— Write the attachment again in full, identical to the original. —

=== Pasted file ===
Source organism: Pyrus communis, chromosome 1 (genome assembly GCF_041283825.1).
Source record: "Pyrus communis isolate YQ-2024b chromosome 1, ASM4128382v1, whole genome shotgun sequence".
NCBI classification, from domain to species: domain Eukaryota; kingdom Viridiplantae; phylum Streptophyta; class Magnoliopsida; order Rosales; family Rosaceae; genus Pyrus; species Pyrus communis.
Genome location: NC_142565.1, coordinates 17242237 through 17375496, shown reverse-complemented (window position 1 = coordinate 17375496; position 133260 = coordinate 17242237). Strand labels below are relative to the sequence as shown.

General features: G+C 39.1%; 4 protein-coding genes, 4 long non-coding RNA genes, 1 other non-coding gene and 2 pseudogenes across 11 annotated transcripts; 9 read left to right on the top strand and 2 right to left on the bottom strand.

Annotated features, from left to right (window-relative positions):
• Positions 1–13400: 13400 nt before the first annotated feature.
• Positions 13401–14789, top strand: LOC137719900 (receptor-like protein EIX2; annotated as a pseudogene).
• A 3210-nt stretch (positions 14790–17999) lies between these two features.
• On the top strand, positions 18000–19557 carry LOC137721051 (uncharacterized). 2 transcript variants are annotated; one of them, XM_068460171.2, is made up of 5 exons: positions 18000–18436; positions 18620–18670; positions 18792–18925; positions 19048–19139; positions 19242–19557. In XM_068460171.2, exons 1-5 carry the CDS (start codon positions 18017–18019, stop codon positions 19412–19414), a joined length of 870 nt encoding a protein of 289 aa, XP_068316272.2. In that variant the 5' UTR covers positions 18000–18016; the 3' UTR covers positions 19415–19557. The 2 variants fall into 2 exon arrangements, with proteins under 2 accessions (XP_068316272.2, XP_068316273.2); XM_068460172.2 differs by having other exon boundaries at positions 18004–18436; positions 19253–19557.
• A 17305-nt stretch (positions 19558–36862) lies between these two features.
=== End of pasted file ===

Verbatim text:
Source organism: Pyrus communis, chromosome 1 (genome assembly GCF_041283825.1).
Source record: "Pyrus communis isolate YQ-2024b chromosome 1, ASM4128382v1, whole genome shotgun sequence".
NCBI classification, from domain to species: domain Eukaryota; kingdom Viridiplantae; phylum Streptophyta; class Magnoliopsida; order Rosales; family Rosaceae; genus Pyrus; species Pyrus communis.
Genome location: NC_142565.1, coordinates 17242237 through 17375496, shown reverse-complemented (window position 1 = coordinate 17375496; position 133260 = coordinate 17242237). Strand labels below are relative to the sequence as shown.

General features: G+C 39.1%; 4 protein-coding genes, 4 long non-coding RNA genes, 1 other non-coding gene and 2 pseudogenes across 11 annotated transcripts; 9 read left to right on the top strand and 2 right to left on the bottom strand.

Annotated features, from left to right (window-relative positions):
• Positions 1–13400: 13400 nt before the first annotated feature.
• Positions 13401–14789, top strand: LOC137719900 (receptor-like protein EIX2; annotated as a pseudogene).
• A 3210-nt stretch (positions 14790–17999) lies between these two features.
• On the top strand, positions 18000–19557 carry LOC137721051 (uncharacterized). 2 transcript variants are annotated; one of them, XM_068460171.2, is made up of 5 exons: positions 18000–18436; positions 18620–18670; positions 18792–18925; positions 19048–19139; positions 19242–19557. In XM_068460171.2, exons 1-5 carry the CDS (start codon positions 18017–18019, stop codon positions 19412–19414), a joined length of 870 nt encoding a protein of 289 aa, XP_068316272.2. In that variant the 5' UTR covers positions 18000–18016; the 3' UTR covers positions 19415–19557. The 2 variants fall into 2 exon arrangements, with proteins under 2 accessions (XP_068316272.2, XP_068316273.2); XM_068460172.2 differs by having other exon boundaries at positions 18004–18436; positions 19253–19557.
• A 17305-nt stretch (positions 19558–36862) lies between these two features.